HELEN MARIA TURNER
"Portrait of Anne Spencer," c. 1925
oil on canvas, signed and inscribed lower left "Helen M. Turner N.Y."
40 x 30 inches
Provenance: Mr. Lawrence Spencer Pratt, Williamsville, New York; Private Collection, New York.
Exhibitions: National Arts Club, New York, New York, "Member's Annual Exhibition of Paintings and Sculpture" January 13 - February 6, 1926; The Corcoran Gallery of Art, Washington, D.C., "Tenth Exhibition Contemporary American Oil Paintings, 1926;" Cragsmoor Free Library, Cragsmoor, New York," Helen M. Turner, N.A., "A Retrospective Exhibition," July 2 - 17 1983; Akron Art Museum, Akron, Ohio, September 11 - November 6, 1983; Jersey City Museum, Jersey City, New Jersey, December 10, 1983 - February 1, 1984; Owensboro Museum of Fine Art, Owensboro, Kentucky, March 2 - April 5, 1984.
Literature: A copy of the exhibition catalog accompanies the lot.
Other Notes: A label from Akron Art Museum, Akron, Ohio is on the reverse.
Tags: portrait, American Impressionism, female artist, woman artist, 20th century
Trained at New York's Art Students League and Cooper Union in the late 1890s, Helen Maria Turner was also a beloved member of the Cragsmoor Artist Colony. Her typically quiet, yet lush works place her in the company of well-known American Impressionists such as Mary Cassatt, John Singer Sargent and, her friend, William Merritt Chase. Her figurative works, the vast majority of which focused on women and girls, are her most iconic. The unique beauty in these figurative paintings lies in her uncanny ability to evoke some facet of her sitter's true personalities - seemingly effortlessly captured in moments of everyday activity or moments of contemplation.
Turner was born in Louisville, Kentucky in 1858 to upper middle-class parents - her father was a prosperous coal merchant, and her mother was the daughter of a doctor, and the granddaughter of John Pintard, founder of the New York Historical Society (1804) and the American Academy of Fine Arts (1816). In the aftermath of the Civil War, the family lost their fortune and by the age of thirteen, Turner was orphaned. Subsequently living with her uncle's family in challenging financial conditions, Turner struggled for years with the dilemma of how to support herself on the outskirts of the genteel society she was been born into.
While attending classes at Tulane University and the New Orleans Artists' Association, Turner was encouraged by her instructor Bror Anders Wikstrom to move to New York and enter the Art Students League. She began to show her art in New York during these early years, she also enrolled at Columbia's Teachers College and began teaching as a temporary instructor. From 1902 to 1919, she taught scores of young women drafting - training them to sketch rapidly, a skill needed by fashion houses, magazines, department stores, and greeting card companies to name a few. At the same time, her presence in the gallery world grew and after 1906 her paintings were regularly included in juried museum shows around the country.
In 1912, her Young Woman with Jewels won the National Arts Prize for 'best work in the exhibition' and was sold to the distinguished collector George A. Hearn. Her work was notably included in the traveling exhibition of 1917 "Six American Women" along with Mary Cassatt, Jane Peterson, Martha Walter, Alice Schille, and Johanna H. K. Hailmann. In 1921, Turner became the fourth woman to be elected to full Academician status by the National Academy of Design, and the first from Louisiana.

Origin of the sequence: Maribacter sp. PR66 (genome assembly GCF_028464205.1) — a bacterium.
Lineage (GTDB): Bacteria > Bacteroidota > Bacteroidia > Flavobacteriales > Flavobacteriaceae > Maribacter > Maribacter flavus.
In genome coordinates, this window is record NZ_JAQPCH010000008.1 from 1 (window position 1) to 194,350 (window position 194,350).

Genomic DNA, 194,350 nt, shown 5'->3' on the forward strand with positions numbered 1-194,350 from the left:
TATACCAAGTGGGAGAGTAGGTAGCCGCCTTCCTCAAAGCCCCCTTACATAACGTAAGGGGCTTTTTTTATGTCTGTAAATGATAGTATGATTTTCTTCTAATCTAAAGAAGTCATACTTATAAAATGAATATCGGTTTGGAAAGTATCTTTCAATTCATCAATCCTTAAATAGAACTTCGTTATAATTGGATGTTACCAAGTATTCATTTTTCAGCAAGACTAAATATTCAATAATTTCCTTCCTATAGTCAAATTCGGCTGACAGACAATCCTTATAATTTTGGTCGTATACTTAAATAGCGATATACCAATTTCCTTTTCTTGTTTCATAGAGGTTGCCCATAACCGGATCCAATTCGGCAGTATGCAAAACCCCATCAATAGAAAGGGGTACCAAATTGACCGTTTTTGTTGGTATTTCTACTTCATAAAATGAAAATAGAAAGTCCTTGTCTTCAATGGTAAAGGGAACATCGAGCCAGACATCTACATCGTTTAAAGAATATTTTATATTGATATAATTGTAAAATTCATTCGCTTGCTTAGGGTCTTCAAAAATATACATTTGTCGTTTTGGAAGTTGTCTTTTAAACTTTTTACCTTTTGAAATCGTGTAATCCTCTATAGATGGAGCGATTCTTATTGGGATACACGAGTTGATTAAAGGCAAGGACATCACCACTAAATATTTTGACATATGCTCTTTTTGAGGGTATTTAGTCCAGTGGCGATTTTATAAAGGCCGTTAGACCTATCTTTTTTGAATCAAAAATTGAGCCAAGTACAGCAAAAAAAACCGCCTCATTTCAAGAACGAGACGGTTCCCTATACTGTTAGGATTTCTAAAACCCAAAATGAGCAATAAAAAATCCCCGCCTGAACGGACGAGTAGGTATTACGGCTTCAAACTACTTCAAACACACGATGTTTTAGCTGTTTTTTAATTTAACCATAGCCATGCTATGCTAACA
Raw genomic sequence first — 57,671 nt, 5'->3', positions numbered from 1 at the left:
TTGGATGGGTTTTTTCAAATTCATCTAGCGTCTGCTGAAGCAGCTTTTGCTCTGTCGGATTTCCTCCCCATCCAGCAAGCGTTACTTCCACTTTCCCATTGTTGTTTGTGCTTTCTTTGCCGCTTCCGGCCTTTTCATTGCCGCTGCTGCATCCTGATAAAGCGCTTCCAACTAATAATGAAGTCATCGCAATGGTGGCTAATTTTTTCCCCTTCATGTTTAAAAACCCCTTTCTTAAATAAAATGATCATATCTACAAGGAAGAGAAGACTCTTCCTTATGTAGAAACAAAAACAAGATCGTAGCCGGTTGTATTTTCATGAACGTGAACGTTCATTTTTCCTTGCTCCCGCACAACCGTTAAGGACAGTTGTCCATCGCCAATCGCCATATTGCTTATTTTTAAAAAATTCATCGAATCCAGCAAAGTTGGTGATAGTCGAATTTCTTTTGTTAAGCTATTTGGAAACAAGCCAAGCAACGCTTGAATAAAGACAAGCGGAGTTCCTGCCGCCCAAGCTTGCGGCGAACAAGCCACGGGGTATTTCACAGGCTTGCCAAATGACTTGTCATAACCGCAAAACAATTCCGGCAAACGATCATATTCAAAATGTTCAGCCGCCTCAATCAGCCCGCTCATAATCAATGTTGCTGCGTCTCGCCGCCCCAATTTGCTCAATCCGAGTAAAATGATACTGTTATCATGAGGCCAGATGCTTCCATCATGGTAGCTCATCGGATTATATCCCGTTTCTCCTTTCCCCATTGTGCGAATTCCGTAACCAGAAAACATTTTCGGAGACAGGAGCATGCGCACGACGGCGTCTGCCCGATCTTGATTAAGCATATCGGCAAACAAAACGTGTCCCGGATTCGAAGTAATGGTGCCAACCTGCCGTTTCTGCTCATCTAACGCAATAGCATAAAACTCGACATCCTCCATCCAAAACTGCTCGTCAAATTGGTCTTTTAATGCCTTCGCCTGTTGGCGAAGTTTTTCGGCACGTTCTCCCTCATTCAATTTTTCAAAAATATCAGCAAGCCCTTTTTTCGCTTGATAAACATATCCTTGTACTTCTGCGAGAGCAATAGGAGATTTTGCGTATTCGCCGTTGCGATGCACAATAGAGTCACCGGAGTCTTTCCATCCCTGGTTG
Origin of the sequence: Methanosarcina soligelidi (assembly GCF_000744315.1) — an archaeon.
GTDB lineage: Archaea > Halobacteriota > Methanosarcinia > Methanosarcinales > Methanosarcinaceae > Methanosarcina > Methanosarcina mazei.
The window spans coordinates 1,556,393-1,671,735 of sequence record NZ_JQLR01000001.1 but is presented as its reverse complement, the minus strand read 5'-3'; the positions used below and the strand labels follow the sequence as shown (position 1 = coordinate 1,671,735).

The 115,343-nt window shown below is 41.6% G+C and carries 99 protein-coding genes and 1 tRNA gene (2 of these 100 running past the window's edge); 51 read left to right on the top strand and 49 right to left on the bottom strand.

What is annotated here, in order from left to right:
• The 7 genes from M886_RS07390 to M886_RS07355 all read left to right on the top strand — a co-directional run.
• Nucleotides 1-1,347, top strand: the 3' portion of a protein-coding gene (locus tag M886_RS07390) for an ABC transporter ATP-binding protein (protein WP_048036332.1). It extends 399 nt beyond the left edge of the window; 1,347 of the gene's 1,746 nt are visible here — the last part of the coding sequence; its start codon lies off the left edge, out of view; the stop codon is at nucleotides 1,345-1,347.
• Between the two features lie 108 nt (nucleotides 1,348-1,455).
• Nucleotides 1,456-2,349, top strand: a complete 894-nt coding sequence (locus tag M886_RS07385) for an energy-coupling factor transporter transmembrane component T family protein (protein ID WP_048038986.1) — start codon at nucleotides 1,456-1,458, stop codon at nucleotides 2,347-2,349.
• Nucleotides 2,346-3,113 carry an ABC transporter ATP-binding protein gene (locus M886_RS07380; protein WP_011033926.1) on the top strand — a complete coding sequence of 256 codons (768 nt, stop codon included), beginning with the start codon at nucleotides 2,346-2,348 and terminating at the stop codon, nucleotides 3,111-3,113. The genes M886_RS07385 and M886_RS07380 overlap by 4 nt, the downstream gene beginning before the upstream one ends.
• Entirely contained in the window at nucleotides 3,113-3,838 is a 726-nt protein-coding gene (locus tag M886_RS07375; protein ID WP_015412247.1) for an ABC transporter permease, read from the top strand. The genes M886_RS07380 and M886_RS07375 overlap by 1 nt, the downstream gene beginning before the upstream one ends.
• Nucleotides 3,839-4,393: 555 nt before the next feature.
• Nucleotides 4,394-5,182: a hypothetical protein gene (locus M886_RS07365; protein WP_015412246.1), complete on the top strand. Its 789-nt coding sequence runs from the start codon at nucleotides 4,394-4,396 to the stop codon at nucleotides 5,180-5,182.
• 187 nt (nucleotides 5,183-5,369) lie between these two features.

In 1906, Turner became acquainted with the Cragsmoor Artist Colony near Ellenville, New York, through the Impressionist Charles Courtney Curran. The years from 1905 to 1926 were her most active and the influence of Cragsmoor on those years was undeniable. She was known to have a stunning garden with the most unusual flora, a clear inspiration for what could be thought of as the 'Cragsmoor effect' on her work - sun-dappled foliage painted in a mosaic of shimmering colors. But the effects of summer light and colors were not all that went into these works, it was also the quiet energy of a small enclave in the mountains, far removed from the hustle and bustle of New York City. The famed collector and critic Duncan Philips who owned several of her works described her as "a painter of unpretentious portraits, of landscapes with gentle girls in gardens, of the intimate hours of life in the seclusion of homes. Miss Turner reveals, unconsciously, the woman's point of view. Her interiors are especially feminine with their swift yet searching glance over the texture of materials, the influence of light, the character of a room, and the relation of people to their dwelling place." 
Portrait of Ann Spencer depicts the young Ann Spencer (Pratt). About 12 years old at the time, Spencer would later become a well-known painter herself and surely was inspired by her time spent at Cragsmoor. Spencer is perched on the artist's porch in Cragsmoor enveloped by the luscious foliage of the garden, with a play of sun and shadow across her figure. She seems destined for some great activity. This painting is one of the last major canvases by Turner not already in a museum collection.
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Framed dimensions - 45 1/2 x 35 1/2 x 2 inches
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